The line between winning “Parent of the Day” or “Failed Parent of the Day” can be very thin. We just returned from a family trip to Canmore. We planned a few hikes, and on Saturday got an impromptu invitation from our neighbours, who happened to be in Canmore as well, to join them on a bike ride. We had just finished the hike at Grassi Lake, which I highly recommend. It isn’t too long, but the scenery is beautiful and I recommend taking the “more difficult” path if you can handle a few short, steep sections.
We were going home for lunch when we got the invite to meet them at 1 p.m. for the bike ride. We agreed, without asking many questions, and showed up at Goat Creek Trail at 1 p.m.
Turns out the trail is 19KM though the mountains to Banff. I left my son’s raincoat in the backseat, and we didn’t have much food or water. Also, I didn’t bring any spare tubes in case of a flat tire. But thankfully the trail was more downhill, with a few steep inclines where the kids, and some parents, had to walk their bike up. It turned out to be a wonderful adventure and I highly recommend it. You need a mountain bike as the path is rocky, but it is worth it.
We biked there, had lunch in downtown Banff, and then rode the Legacy Trail (on side of the highway) back to Canmore. Full trip was 45KM, and our seven-year-old son loved it. It helped that his best buddy, also seven, and his two older sisters were also there. The boys raced most of the way, and on the trails I had to get ahead of them so they wouldn’t go too fast down on the steep parts.
Luckily it never rained, as the clouds circled up most of the way, or we’d have easily won the Failed Parent of the Day award. Without risk there is no reward, even in parenting. If you are an outdoorsy type, I highly recommend Goat Creek trail. If you want a real challenge, start in Banff, as you will face more inclines going that direction. Maybe in a few years when our son is 12 we will go that way.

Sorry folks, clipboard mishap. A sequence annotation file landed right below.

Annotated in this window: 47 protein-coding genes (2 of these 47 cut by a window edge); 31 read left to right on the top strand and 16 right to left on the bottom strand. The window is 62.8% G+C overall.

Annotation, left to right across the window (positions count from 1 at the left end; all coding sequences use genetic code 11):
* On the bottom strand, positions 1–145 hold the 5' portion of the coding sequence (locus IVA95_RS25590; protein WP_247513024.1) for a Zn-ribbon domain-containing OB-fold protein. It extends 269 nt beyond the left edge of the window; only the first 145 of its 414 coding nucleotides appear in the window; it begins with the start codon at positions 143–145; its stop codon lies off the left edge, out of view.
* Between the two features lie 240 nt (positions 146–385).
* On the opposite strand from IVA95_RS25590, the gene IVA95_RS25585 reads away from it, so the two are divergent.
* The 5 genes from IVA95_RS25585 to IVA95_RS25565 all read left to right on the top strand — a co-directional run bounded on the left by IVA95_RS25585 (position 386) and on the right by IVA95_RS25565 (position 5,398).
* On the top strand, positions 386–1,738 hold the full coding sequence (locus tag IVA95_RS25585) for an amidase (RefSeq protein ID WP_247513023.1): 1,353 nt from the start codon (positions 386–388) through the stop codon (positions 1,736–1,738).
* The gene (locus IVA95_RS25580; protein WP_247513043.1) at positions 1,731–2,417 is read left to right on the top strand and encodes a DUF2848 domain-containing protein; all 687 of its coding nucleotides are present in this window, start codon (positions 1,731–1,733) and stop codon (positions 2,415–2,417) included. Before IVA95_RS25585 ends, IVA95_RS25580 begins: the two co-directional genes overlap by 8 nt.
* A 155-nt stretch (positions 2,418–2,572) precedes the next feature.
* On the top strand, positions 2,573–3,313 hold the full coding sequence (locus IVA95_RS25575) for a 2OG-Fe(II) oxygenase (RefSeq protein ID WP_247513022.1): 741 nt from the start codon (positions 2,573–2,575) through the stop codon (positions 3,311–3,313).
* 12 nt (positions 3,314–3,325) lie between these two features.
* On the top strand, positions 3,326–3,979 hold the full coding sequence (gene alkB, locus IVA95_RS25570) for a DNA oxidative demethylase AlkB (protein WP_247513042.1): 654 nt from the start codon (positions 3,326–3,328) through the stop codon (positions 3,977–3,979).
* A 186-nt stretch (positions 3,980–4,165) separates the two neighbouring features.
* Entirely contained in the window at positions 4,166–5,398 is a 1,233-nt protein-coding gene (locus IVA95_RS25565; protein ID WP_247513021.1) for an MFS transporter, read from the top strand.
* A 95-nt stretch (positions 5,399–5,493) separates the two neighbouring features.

The fine line between winning and losing in parenthood is often similar to NHL teams in the playoffs. One bad decision, or unlucky break, and suddenly things don’t go your way.
— I’ve seen a bit of talk about Dave Tippett getting outcoached and that is why Edmonton lost to Winnipeg. I can see the argument to say he could have called a timeout in game three when the Jets made it 4-3. Maybe that would have stopped their momentum, but Edmonton outshot and out-chanced the Jets in the series. Winnipeg led for a total of 19:52. Edmonton led for 56:12.
The other 224:07 of playing time the game was tied. I didn’t see many egregious matchups by Tippett that cost the Oilers the series. They scored one goal in the first two games on home ice and some questioned why he would change his lines. If he doesn’t and they don’t score, then the same people would complain that he kept the lines together. Playing Connor McDavid and Leon Draisaitl together to start game three paid off. Edmonton led 4-1 and was in complete control of the game. They also led entering the third period in game four. Changing the lines worked as their offence got going. But untimely giveaways really bit them in games three and four.
I also saw some questioning his use of four defenceman for much of the third period and overtime. I could see that argument if the D-men cost them the game, but in both instances, it was his best player who had a turnover that led to the goal. After the non-timeout in game three, Connor McDavid fired the puck needlessly around the boards and the Jets tied the game. In overtime of game four, McDavid had clear possession, which is why Ethan Bear went to change, and the NHL’s leader in controlled zone entries had his pass knocked down by the Jets. They quickly turned it up ice and Kyle Connor won the game. I don’t see anyone blaming McDavid, nor should they, but I think frustration can lead to the blame game.
If you want to say Tippett’s non-timeout was a potential factor, that is fair. But there were many player factors as well. A timeout might have helped, but the Oilers’ glaring giveaways in games three and four by players who normally don’t do that, Bear and McDavid, were major factors as well. Connor Hellebuyck standing on his head was probably the main reason Edmonton lost.
— Tippett’s impact on the Oilers defensively has been quite noticeable the past two seasons. They’ve improved a lot defensively and they can still improve. I’d argue his ability to get this team to play better defensively is a main reason they have been a playoff team the past two seasons. I don’t blame the coach when he doesn’t have much scoring depth. He can’t magically make players more skilled offensively. If the Oilers add more scoring depth this off-season and they have a first round exit next season, then I think it will be fair to ask the question about Tippett’s future.